• In October 2021, Jubilant Ingrevia sign­ed an agreement with Amp Energy C&I Private Limited, a wholly owned subsi­di­ary of Amp Energy, to acquire 26.6 per cent stake in Amp Green Energy Fifteen Private Limited. The acquisition was ma­­de in order to set up a 15.5 MW solar project in Maharashtra for captive pow­er generation.

The way forward

Going forward, in the next five years, Amp Energy India plans to scale up its portfolio to 5 GW from the current 1.5 GW. The po­rtfolio will include both C&I and utility-scale projects. To this end, the company will require an investment of over Rs 150 billion. Each year, the company plans to install 300 MW-500 MW of projects, with an outlay of Rs 15 billion per annum.

While C&I players in India have had a go­od run, benefiting from the corporate de­mand for renewable energy and high grid tariffs, they continue to face several challenges in the Indian market. The key challenges are policy uncertainties and flip-flo­ps, and high and regularly changing open access charges. In addition, players have faced burdens due to the the App­ro­ved List of Models and Manu­fa­cturers pointing out quality concerns in domestic solar modules, their higher prices vis-à-vis imports and insufficient domestic capacity to meet the de­ma­nd; implementation of basic customs du­ti­es; and GST. Most of these challenges remain and are pain points for developers.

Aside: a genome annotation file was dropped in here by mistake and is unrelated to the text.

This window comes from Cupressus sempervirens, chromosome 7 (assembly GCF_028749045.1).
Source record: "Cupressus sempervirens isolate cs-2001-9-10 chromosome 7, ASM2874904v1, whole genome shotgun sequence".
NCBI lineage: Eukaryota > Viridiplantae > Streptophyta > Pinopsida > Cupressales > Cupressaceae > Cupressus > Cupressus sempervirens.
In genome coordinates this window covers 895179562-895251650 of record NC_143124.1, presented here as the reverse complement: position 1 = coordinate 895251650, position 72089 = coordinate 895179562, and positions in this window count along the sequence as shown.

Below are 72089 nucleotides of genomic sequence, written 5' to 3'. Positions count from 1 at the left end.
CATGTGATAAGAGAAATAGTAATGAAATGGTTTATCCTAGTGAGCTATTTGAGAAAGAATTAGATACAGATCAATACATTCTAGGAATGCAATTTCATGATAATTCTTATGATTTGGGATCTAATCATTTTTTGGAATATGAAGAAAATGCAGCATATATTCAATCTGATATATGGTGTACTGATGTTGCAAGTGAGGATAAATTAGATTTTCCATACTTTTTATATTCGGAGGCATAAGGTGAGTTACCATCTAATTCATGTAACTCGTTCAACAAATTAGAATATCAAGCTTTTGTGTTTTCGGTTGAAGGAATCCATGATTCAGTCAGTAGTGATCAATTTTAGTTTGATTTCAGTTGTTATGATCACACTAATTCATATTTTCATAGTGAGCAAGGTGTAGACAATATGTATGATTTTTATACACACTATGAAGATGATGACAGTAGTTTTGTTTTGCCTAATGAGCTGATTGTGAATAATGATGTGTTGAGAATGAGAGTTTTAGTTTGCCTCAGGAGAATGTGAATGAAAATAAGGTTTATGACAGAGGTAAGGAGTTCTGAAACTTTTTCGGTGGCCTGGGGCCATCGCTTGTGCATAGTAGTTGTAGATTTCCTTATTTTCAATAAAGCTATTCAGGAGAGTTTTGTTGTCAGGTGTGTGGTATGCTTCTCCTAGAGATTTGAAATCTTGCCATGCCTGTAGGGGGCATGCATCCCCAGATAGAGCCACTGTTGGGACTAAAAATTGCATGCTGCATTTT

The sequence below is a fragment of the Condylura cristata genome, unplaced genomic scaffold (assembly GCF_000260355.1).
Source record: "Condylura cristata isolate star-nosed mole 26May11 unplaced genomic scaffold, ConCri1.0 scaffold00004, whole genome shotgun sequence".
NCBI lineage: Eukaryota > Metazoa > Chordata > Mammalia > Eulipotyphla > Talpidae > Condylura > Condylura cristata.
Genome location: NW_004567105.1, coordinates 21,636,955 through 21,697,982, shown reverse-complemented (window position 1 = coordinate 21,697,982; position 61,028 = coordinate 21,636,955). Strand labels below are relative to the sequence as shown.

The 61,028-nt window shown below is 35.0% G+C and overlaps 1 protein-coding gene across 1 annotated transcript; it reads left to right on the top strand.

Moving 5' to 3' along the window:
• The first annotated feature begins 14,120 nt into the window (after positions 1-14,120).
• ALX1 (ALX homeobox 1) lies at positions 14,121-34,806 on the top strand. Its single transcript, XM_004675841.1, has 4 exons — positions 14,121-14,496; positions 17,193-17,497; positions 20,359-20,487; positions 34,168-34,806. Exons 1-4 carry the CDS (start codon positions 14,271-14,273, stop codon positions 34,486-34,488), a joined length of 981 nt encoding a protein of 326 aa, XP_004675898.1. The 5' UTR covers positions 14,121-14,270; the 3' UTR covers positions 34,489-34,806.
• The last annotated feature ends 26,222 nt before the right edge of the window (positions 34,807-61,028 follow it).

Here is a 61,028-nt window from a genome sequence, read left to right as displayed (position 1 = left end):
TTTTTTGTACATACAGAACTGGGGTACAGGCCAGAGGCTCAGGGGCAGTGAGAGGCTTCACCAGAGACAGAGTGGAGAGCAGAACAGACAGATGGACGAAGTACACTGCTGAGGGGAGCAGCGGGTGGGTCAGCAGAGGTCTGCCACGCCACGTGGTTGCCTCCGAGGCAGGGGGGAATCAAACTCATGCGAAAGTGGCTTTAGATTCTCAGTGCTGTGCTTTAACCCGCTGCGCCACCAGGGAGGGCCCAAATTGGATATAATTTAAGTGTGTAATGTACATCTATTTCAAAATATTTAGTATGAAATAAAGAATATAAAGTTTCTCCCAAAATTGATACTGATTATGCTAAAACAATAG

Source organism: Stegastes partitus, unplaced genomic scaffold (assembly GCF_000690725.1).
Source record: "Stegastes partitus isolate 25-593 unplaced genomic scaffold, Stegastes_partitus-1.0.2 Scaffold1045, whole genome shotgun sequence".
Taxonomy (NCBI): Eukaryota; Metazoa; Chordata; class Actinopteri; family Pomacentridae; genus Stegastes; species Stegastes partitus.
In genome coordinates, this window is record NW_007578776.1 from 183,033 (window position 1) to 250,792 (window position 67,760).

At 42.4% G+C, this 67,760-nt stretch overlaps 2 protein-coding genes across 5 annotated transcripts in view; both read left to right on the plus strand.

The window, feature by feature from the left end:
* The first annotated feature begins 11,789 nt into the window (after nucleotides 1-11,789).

Despite these acute challenges, C&I players continue to grow with the help of global and domestic investors who still have faith in the Indian C&I and utility-scale renewable energy market. Further, players continue to find marquee clients who are eager to reduce their electricity bills and meet their climate commitments. The dynamics of the sector are now ch­anging quite rapidly with C&I clients de­manding round-the-clock supply of rene­wables. To this end, Amp Energy India is well placed, given its diversification to­war­ds wind-solar hybrids and energy storage, and future plans in the green hydrogen space. The company’s calculated ris­ks in the utility-scale segment by foraying into the floating solar space are also a he­althy sign, given the segment has huge potential with many such tenders expected, going forward.

By Sarthak Takyar